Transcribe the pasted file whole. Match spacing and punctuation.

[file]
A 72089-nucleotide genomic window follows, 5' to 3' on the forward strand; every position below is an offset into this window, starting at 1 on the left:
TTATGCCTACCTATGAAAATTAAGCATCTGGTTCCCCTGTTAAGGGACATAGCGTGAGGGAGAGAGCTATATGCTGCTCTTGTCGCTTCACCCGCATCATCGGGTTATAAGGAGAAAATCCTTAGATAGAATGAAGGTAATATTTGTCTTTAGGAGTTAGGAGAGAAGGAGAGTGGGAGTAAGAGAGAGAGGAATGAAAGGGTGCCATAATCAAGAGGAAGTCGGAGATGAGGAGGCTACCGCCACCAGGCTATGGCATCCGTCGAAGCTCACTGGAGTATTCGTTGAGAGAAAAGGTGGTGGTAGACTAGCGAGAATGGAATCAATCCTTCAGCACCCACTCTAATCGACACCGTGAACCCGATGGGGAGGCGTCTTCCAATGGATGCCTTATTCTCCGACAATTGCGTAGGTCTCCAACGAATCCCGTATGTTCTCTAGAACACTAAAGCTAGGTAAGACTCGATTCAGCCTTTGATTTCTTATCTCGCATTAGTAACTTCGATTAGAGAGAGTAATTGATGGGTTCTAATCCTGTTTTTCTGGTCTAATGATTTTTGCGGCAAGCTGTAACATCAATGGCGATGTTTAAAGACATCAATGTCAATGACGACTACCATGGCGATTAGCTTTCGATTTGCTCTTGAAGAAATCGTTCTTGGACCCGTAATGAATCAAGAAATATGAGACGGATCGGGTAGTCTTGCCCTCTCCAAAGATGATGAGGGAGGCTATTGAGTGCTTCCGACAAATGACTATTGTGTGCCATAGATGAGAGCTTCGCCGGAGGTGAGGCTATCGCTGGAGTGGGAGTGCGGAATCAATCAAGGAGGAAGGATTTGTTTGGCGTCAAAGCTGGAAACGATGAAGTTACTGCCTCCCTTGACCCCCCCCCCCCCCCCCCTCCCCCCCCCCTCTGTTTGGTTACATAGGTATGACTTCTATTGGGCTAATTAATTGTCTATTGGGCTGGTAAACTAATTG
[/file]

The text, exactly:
A 72089-nucleotide genomic window follows, 5' to 3' on the forward strand; every position below is an offset into this window, starting at 1 on the left:
TTATGCCTACCTATGAAAATTAAGCATCTGGTTCCCCTGTTAAGGGACATAGCGTGAGGGAGAGAGCTATATGCTGCTCTTGTCGCTTCACCCGCATCATCGGGTTATAAGGAGAAAATCCTTAGATAGAATGAAGGTAATATTTGTCTTTAGGAGTTAGGAGAGAAGGAGAGTGGGAGTAAGAGAGAGAGGAATGAAAGGGTGCCATAATCAAGAGGAAGTCGGAGATGAGGAGGCTACCGCCACCAGGCTATGGCATCCGTCGAAGCTCACTGGAGTATTCGTTGAGAGAAAAGGTGGTGGTAGACTAGCGAGAATGGAATCAATCCTTCAGCACCCACTCTAATCGACACCGTGAACCCGATGGGGAGGCGTCTTCCAATGGATGCCTTATTCTCCGACAATTGCGTAGGTCTCCAACGAATCCCGTATGTTCTCTAGAACACTAAAGCTAGGTAAGACTCGATTCAGCCTTTGATTTCTTATCTCGCATTAGTAACTTCGATTAGAGAGAGTAATTGATGGGTTCTAATCCTGTTTTTCTGGTCTAATGATTTTTGCGGCAAGCTGTAACATCAATGGCGATGTTTAAAGACATCAATGTCAATGACGACTACCATGGCGATTAGCTTTCGATTTGCTCTTGAAGAAATCGTTCTTGGACCCGTAATGAATCAAGAAATATGAGACGGATCGGGTAGTCTTGCCCTCTCCAAAGATGATGAGGGAGGCTATTGAGTGCTTCCGACAAATGACTATTGTGTGCCATAGATGAGAGCTTCGCCGGAGGTGAGGCTATCGCTGGAGTGGGAGTGCGGAATCAATCAAGGAGGAAGGATTTGTTTGGCGTCAAAGCTGGAAACGATGAAGTTACTGCCTCCCTTGACCCCCCCCCCCCCCCCCCTCCCCCCCCCCTCTGTTTGGTTACATAGGTATGACTTCTATTGGGCTAATTAATTGTCTATTGGGCTGGTAAACTAATTG